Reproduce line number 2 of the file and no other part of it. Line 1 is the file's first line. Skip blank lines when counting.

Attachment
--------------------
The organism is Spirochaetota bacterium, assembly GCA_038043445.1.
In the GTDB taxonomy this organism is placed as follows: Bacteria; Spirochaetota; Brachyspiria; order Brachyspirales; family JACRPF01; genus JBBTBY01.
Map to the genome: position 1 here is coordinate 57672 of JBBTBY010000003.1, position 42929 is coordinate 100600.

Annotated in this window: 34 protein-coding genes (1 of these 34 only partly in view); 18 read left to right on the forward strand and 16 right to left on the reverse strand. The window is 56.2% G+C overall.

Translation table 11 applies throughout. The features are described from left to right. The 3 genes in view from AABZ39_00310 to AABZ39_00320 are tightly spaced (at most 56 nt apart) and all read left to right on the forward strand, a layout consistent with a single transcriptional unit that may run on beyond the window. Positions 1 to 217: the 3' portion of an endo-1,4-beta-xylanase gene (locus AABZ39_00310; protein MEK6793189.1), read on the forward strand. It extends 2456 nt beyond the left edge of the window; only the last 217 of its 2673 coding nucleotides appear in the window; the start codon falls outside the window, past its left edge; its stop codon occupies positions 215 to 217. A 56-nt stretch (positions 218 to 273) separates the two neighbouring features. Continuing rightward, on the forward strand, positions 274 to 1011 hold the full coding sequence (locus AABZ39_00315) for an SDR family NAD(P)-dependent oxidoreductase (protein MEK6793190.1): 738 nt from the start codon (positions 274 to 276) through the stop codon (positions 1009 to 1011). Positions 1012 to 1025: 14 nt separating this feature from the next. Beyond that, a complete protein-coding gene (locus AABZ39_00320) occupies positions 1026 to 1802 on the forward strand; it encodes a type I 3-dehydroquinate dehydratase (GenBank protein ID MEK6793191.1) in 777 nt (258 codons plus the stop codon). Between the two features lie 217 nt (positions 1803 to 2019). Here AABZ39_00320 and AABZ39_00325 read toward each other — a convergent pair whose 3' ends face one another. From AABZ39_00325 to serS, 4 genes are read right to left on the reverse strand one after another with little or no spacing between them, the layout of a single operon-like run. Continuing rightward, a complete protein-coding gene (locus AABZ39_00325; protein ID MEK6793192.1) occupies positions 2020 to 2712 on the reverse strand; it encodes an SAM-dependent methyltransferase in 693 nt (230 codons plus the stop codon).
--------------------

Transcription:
In the GTDB taxonomy this organism is placed as follows: Bacteria; Spirochaetota; Brachyspiria; order Brachyspirales; family JACRPF01; genus JBBTBY01.